Monday 21 February 2011

Carol Day - Fitzrovia Revisited Part 3

Well having  taken you this far I thought it would be good to end our look at one of the most exquisite comic strips to fall under the  radar of comic historians with the conclusion (semi) of Carol Day's flingette with Lance Hallam.

This sequence is one of many featured in the online archive over at Roger Clark's excellent Carol Day dedicated website.

All images © Patrick Wright 2011.


  1. I've read this sequence quite a few times on Roger Clark's website and it always amazes me. The combination of art and story is amazing! David Wright was a true master!

  2. Exquisite!!!

    More even than the brushwork I love the way that Wright could 'paint' with his pen, producing swirling textures that reek of atmosphere and dynamism. As effective as mechanical shading by computer or zipatone can be it'll never match the sheer dramatic impact of such hand-drawn wizardry in my opinion.

    In the same way, as good as Roger's website is I long to see these strips reproduced in real ink on real paper as was originally intended. Maybe I'm just a bit of a dinosaur but I never really feel as though I 'own' virtual artwork in quite the same way!

    I do agree about the criminal way in which some of these British newspaper strips have been airbrushed out of history. Carol Day wasn't even mentioned in Maurice Horn's supposedly comprehensive 'World Encyclopedia of Comics', and in spite of the efforts of a few champions like Alan Aldridge and Paul Gravett there are still countless other such gems that languish in obscurity, particularly from such supposedly lightweight papers as Tit-Bits, Reveille! and Answers. Who today remembers the similarly atmospheric artwork of Jenny Trent, for example, who briefly replaced Wright's Judy in the pages of Tit-Bits after he defected to the Daily Mail?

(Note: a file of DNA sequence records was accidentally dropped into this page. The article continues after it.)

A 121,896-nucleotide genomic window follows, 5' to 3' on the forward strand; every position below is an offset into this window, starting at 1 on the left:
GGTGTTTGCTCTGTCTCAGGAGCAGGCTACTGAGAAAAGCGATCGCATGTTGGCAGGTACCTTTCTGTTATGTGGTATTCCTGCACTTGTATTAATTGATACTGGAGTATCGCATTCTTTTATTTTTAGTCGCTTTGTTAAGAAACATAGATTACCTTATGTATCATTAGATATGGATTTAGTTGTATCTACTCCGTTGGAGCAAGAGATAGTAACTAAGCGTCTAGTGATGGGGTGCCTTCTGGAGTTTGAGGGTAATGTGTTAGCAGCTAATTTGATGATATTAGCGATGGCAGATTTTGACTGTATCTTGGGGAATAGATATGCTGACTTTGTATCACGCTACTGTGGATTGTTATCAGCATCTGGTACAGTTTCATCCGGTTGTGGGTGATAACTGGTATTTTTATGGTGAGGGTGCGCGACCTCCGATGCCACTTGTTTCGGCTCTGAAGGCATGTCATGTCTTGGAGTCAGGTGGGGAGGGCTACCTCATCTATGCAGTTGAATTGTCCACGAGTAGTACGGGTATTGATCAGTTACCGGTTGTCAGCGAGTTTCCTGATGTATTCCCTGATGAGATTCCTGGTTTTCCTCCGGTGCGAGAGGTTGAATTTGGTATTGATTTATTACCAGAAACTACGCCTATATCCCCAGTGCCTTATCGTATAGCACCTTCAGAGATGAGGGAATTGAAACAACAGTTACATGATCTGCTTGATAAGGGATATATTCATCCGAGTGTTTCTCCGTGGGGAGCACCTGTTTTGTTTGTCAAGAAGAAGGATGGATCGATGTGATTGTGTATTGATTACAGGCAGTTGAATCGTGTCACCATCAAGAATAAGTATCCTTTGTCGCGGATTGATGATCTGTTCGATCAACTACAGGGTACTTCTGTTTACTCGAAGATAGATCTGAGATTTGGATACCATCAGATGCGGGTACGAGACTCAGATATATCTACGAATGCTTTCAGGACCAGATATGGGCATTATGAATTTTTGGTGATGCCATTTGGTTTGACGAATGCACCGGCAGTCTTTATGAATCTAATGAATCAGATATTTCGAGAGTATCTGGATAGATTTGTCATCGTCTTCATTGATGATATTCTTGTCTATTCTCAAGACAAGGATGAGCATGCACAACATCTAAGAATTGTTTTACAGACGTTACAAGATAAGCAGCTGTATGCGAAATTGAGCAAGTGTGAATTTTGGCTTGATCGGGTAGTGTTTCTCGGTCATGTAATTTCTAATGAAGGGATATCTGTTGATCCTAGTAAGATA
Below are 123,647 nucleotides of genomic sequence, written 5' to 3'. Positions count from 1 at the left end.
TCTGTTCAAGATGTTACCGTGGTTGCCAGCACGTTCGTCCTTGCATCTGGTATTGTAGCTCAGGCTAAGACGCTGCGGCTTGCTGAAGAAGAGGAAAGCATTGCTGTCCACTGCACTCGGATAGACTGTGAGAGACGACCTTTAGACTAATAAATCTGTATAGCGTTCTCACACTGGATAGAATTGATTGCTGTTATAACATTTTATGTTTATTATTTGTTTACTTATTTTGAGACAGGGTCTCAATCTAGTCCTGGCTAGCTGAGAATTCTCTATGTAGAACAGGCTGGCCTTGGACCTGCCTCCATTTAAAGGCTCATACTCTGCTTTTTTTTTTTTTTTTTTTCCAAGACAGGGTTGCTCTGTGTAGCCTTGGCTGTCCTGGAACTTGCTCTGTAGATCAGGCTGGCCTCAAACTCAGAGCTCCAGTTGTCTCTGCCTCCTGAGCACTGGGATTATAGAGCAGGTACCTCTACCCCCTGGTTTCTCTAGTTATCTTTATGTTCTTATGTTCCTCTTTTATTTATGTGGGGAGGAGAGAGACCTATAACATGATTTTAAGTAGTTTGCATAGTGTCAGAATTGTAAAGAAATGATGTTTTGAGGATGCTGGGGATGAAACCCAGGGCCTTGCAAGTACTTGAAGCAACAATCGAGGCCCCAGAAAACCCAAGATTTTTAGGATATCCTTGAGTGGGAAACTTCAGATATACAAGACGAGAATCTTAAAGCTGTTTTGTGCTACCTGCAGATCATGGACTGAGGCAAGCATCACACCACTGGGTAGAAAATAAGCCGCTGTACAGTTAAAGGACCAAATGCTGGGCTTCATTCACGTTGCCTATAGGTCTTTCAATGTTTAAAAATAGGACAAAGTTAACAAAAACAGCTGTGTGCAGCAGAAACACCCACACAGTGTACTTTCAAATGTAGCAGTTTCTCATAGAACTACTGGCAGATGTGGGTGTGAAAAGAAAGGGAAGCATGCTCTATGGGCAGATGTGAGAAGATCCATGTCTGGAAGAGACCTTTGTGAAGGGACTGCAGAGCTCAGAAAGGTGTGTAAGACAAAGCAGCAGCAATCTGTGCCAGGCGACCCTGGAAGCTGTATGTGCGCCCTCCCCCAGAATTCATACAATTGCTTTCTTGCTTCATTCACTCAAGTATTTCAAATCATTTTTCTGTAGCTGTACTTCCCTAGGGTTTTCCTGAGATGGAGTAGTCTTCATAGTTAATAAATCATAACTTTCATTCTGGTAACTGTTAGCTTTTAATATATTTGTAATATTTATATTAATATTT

3. Jenny Trent Phil - never even heard of her!

    There you go another example.

    I'll have to dig and delve a bit deeper.

  4. Sadly this is my only example of Jenny Trent from a 1958 issue of Tit-Bits:

    Clearly it's intended to be rather more 'ADULT' (to the extent that anything in the 1950s could be) - and somewhat less adult - than Carol Day, but I think the uncredited artist must have been asked to produce a similar look...and succeeded surprisingly well in my opinion! I'd certainly be interested in any further information you can dig up on this strip Peter - though, of course, key-words like 'Jenny', 'Trent' and 'Tit-Bits' don't give one much to work with for an internet search! :-/

  5. These are fantastic! Thanks for turning me on to this work.

  6. Wow! Amazing Phil. It's nearly Wright but the sense of draftsmanship evident in Wright's work isn't there. And without that the artist is having to lean on photo sources and bridge the inevitable source material gaps with some pretty unconvincing drawing.

    But a worthy effort nonetheless.

    Bliss - it's a real pleasure!!!

  7. To be honest I'm beginning to wonder whether it might not be Wright himself - giving the Tit-Bits readers just what they wanted as a full-on cheesecake artist while reserving his more refined style for Carol Day. If so it'd only emphasize your point about the way in which his work has been seriously overlooked by most comic strip fans.

    In spite of it's later reputation as a vehicle for soft-core porn Thomas Newnes' Tit-Bits carried some interesting features over the years: for example how many people are aware that it printed the first week of Hal Foster's Tarzan in October 1928, even though that strip didn't debut in America until the following year? In my opinion somebody really ought to spend a bit of time researching its back-numbers in the British Library.